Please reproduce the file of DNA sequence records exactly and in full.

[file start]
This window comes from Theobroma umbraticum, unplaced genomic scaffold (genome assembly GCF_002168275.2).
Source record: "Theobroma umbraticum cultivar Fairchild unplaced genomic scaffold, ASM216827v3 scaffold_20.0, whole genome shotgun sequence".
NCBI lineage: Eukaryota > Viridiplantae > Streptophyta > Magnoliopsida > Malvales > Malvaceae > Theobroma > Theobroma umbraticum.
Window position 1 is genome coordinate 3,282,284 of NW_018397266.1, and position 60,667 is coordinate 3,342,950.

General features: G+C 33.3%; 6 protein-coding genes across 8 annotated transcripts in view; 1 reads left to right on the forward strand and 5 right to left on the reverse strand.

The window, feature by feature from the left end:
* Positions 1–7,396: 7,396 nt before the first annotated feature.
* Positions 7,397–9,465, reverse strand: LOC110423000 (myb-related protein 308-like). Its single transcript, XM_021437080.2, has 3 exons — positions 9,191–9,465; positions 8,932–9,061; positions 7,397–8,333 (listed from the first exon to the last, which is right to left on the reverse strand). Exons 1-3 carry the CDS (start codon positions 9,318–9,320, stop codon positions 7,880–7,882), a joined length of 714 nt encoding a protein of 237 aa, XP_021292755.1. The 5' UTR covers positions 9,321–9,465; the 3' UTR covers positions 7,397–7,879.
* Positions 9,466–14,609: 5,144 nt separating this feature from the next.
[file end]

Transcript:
This window comes from Theobroma umbraticum, unplaced genomic scaffold (genome assembly GCF_002168275.2).
Source record: "Theobroma umbraticum cultivar Fairchild unplaced genomic scaffold, ASM216827v3 scaffold_20.0, whole genome shotgun sequence".
NCBI lineage: Eukaryota > Viridiplantae > Streptophyta > Magnoliopsida > Malvales > Malvaceae > Theobroma > Theobroma umbraticum.
Window position 1 is genome coordinate 3,282,284 of NW_018397266.1, and position 60,667 is coordinate 3,342,950.

General features: G+C 33.3%; 6 protein-coding genes across 8 annotated transcripts in view; 1 reads left to right on the forward strand and 5 right to left on the reverse strand.

The window, feature by feature from the left end:
* Positions 1–7,396: 7,396 nt before the first annotated feature.
* Positions 7,397–9,465, reverse strand: LOC110423000 (myb-related protein 308-like). Its single transcript, XM_021437080.2, has 3 exons — positions 9,191–9,465; positions 8,932–9,061; positions 7,397–8,333 (listed from the first exon to the last, which is right to left on the reverse strand). Exons 1-3 carry the CDS (start codon positions 9,318–9,320, stop codon positions 7,880–7,882), a joined length of 714 nt encoding a protein of 237 aa, XP_021292755.1. The 5' UTR covers positions 9,321–9,465; the 3' UTR covers positions 7,397–7,879.
* Positions 9,466–14,609: 5,144 nt separating this feature from the next.